Fade LED using timers only

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Hello,

I'm a newbie in this area.
I have question what is or how can I set fastest timer?
I have only basic knowledge I know how to use FCPU, but they aren't fast enough, I can see how LED's are flashing.
And I don't want to use PWM. I want to replicate it using timers only.

So here is my code:

#include 
#include 
#include 

volatile uint8_t count;
volatile uint8_t cik;
volatile uint8_t virz=0;

void main()
{
   // Prescaler = FCPU
   TCCR0|=(1<<CS00);

   //Enable Overflow Interrupt Enable
   TIMSK|=(1<<TOIE0);

   //Initialize Counter
   TCNT0=254;

   //Initialize our varriable
   count=0;
   cik=0;

   //Port C[3,2,1,0] as out put
   DDRB|=0b11111111;
   DDRD = 0b00000000;

   //Enable Global Interrupts
   sei();

   //Infinite loop
   while(1)
   {
   		if(bit_is_set(PIND, 7))
		{
			if(cik < 255) cik++;
			_delay_ms(10);
		}
		
   		if(bit_is_set(PIND, 6))
		{
			if(cik > 0) cik--;
			_delay_ms(10);
		}
	}
}

ISR(TIMER0_OVF_vect)
{
	TCNT0=254;
   //Increment our variable
   if(virz == 0) count++;
   else count--;

	if(count >= 255) virz=1;
	if(count <= 0) virz=0;
   if(count==cik)
   {
      PORTB=~PORTB; //Invert the Value of PORTC
   }
}

Later on the same principal I want to run LED's matrix

Best regards

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your code is running slow, because you are constantly going into the ISR. You need to read up on the PWM functionality of the timer. This will allow you to interrupt once per PWM cycle, instead of once per PWM count.

Let's say your ISR takes 50 cycles to execute, yet you are only allowing for 1 CPU cycle before the next interrupt. As such you are missing 49 interrupts. As a result your PWM is running ~50x slower than what you want it to be.

Writing code is like having sex.... make one little mistake, and you're supporting it for life.

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Just FYI, I have run 4 RGB LEDs (that's 12 individual LEDs) at about 60Hz refresh, 256 software-controlled intensity steps, on an AVR with an 18.432 MHz clock. The interrupt rate was 60*265 or about 65 us. My timer ISR to handle 12 LED software PWM channels took less than 5 us of that 65. So a software-driven multiple-LED project is no problem for the AVR.

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From your description at the start, I sense a lot of confusion. For example:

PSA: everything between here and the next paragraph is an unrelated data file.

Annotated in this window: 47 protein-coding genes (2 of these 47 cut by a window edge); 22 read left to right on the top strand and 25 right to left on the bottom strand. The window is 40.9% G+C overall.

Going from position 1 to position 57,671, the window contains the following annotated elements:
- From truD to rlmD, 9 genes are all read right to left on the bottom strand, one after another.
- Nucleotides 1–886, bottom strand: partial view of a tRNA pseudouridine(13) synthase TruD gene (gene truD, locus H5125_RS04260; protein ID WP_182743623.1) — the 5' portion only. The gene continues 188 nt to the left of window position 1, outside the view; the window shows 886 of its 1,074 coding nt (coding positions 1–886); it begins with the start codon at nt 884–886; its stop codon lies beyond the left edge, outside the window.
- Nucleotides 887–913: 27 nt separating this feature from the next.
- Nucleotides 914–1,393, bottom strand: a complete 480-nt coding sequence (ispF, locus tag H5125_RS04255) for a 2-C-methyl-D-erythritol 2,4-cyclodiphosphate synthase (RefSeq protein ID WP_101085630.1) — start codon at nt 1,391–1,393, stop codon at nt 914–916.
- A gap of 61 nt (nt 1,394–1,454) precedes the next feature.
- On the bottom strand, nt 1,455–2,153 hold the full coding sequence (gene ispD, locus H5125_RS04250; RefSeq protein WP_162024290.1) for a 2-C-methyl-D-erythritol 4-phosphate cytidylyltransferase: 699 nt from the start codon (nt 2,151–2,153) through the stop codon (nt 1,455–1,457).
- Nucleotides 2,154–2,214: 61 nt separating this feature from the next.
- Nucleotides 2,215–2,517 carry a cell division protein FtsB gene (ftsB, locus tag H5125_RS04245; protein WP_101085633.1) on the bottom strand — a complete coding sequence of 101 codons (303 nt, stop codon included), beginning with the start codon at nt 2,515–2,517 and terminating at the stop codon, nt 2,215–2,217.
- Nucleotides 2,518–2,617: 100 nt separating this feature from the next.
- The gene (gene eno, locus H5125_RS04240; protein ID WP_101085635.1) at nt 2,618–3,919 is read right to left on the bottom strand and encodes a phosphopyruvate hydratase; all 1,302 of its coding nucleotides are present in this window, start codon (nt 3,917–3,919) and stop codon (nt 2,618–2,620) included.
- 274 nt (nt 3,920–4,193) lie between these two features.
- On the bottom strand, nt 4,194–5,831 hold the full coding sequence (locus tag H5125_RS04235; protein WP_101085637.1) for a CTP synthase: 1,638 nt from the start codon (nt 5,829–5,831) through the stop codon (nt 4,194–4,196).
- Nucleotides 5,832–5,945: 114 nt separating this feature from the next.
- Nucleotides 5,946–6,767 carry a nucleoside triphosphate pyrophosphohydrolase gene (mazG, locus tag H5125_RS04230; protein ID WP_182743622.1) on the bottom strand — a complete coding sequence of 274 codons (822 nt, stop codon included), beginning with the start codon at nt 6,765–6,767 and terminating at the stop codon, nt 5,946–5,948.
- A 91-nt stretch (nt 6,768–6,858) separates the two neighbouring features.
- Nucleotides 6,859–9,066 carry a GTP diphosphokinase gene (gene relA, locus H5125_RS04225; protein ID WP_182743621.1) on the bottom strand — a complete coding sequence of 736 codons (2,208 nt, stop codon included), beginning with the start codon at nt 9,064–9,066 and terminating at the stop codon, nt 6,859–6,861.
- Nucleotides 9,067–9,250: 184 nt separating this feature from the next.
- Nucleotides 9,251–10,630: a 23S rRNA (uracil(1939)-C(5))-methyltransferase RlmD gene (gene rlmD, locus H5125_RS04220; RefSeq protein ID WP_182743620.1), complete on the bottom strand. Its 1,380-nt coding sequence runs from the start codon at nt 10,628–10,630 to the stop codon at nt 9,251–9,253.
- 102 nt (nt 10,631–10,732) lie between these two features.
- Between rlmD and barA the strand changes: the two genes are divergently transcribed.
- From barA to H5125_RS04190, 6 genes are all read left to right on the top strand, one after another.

Quote:
And I don't want to use PWM. I want to replicate it using timers only.

You HAVE to use some sort of PWM in order to control the brightness of the LEDs. You basically have two choices. One is the PWM system using one or more timers and their compare registers. The other is software, driven by some kind of timer element (whether or not one of the hardware timers is up to you).

After all, PWM stands for "P"ulse "W"idth "M"odulatioin. It is PWM which-ever way you make it.

Jim

Jim Wagner Oregon Research Electronics, Consulting Div. Tangent, OR, USA http://www.orelectronics.net

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Thank you all, I'll try to learn more about timers.

And if I think about:

Quote:
After all, PWM stands for "P"ulse "W"idth "M"odulatioin. It is PWM which-ever way you make it.

I'm just trying to make PWM without using ORC, but with interrupts. Am I correct?

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Yes you are. You're implementing software PWM and avoiding hardware PWM.

What glitch said, allow more time for the interrupt routine.

By the way,

   if(count >= 255) virz=1;
   if(count <= 0) virz=0; 

Your count is an uint8_t, it can't be > 255, it can only be == 255. It can't be < 0 too, only == 0.

The Dark Boxes are coming.

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Thank you all! I managed to get my code working! You all made me realize that I can use fast PWM mode as well, my code now is working.

Here it is:

#include 
#include 

volatile uint8_t cik;


void main()
{
   // Prescaler = FCPU
   TCCR0|=(0<<COM1A0)|(1<<COM1A1)|(0<<COM1B0)|(0<<COM1B1)|

(0<<FOC1A)|(0<<FOC1B)|(1<<WGM11)|(0<<WGM10); //fast PWM mode

   //Initialize our varriable
   cik=0;

   //Port C as out put
   DDRB|=0b11111111;
   DDRD = 0b00000000;

   PORTB = 0b11111111;


   //Infinite loop
   while(1)
   {
   		if(bit_is_set(PIND, 7))
		{
			if(cik < 255) cik++;
			_delay_ms(10);
		}
		
   		if(bit_is_set(PIND, 6))
		{
			if(cik > 0) cik--;
			_delay_ms(10);
		}
		if(TCNT0 > cik) PORTB = 0b00000000;
		else PORTB = 0b11111111;

	}
}

But I have question, this time I really don't know how to do it. How can I control them without interrupting main while loop? Because I want to use LCD, but LCD requires a delay.

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You need to setup a timer compare match interrupt and use it instead of "if (TCNT0 > cik)...".

The Dark Boxes are coming.

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Hello again,

I tried to do this "timer compare match interrupt"

For me it's not working, and probably I don't understand timers that well to develop this kind of code.

So here is my code again, interrupt is at the end.

#include 
#include 
#include  



void main()
{
   // Prescaler = FCPU
   TCCR1B|=(0<<COM1A0)|(1<<COM1A1)|(0<<COM1B0)|(0<<COM1B1)|

(0<<FOC1A)|(0<<FOC1B)|(1<<WGM11)|(0<<WGM10);


   //Initialize our varriable
   count=0;
   cik=0;
   OCR1B=0;

   //Port B as out put
   DDRB|=0b11111111;
   DDRD = 0b00000000;

   PORTB = 0b11111111;

 
	

   //Infinite loop